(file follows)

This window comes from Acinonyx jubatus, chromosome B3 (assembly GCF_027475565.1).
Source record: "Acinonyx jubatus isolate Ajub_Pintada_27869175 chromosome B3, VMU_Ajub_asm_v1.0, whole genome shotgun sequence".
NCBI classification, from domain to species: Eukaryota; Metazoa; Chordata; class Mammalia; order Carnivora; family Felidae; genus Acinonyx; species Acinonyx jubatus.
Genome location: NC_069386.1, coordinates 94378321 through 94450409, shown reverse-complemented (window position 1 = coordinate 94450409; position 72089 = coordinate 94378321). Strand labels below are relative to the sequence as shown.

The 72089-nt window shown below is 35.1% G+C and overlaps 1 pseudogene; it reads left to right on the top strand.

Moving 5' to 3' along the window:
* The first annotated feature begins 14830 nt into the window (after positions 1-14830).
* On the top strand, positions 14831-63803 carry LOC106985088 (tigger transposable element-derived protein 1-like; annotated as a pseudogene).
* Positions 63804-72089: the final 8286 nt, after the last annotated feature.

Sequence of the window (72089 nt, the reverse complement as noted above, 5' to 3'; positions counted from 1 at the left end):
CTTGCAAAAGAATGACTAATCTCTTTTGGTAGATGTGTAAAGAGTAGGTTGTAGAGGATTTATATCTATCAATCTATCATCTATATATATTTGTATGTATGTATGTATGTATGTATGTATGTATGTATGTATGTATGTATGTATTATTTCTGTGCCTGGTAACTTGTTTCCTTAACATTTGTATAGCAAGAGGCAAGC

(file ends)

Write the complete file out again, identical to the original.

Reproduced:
This window comes from Acinonyx jubatus, chromosome B3 (assembly GCF_027475565.1).
Source record: "Acinonyx jubatus isolate Ajub_Pintada_27869175 chromosome B3, VMU_Ajub_asm_v1.0, whole genome shotgun sequence".
NCBI classification, from domain to species: Eukaryota; Metazoa; Chordata; class Mammalia; order Carnivora; family Felidae; genus Acinonyx; species Acinonyx jubatus.
Genome location: NC_069386.1, coordinates 94378321 through 94450409, shown reverse-complemented (window position 1 = coordinate 94450409; position 72089 = coordinate 94378321). Strand labels below are relative to the sequence as shown.

The 72089-nt window shown below is 35.1% G+C and overlaps 1 pseudogene; it reads left to right on the top strand.

Moving 5' to 3' along the window:
* The first annotated feature begins 14830 nt into the window (after positions 1-14830).
* On the top strand, positions 14831-63803 carry LOC106985088 (tigger transposable element-derived protein 1-like; annotated as a pseudogene).
* Positions 63804-72089: the final 8286 nt, after the last annotated feature.

Sequence of the window (72089 nt, the reverse complement as noted above, 5' to 3'; positions counted from 1 at the left end):
CTTGCAAAAGAATGACTAATCTCTTTTGGTAGATGTGTAAAGAGTAGGTTGTAGAGGATTTATATCTATCAATCTATCATCTATATATATTTGTATGTATGTATGTATGTATGTATGTATGTATGTATGTATGTATGTATGTATTATTTCTGTGCCTGGTAACTTGTTTCCTTAACATTTGTATAGCAAGAGGCAAGC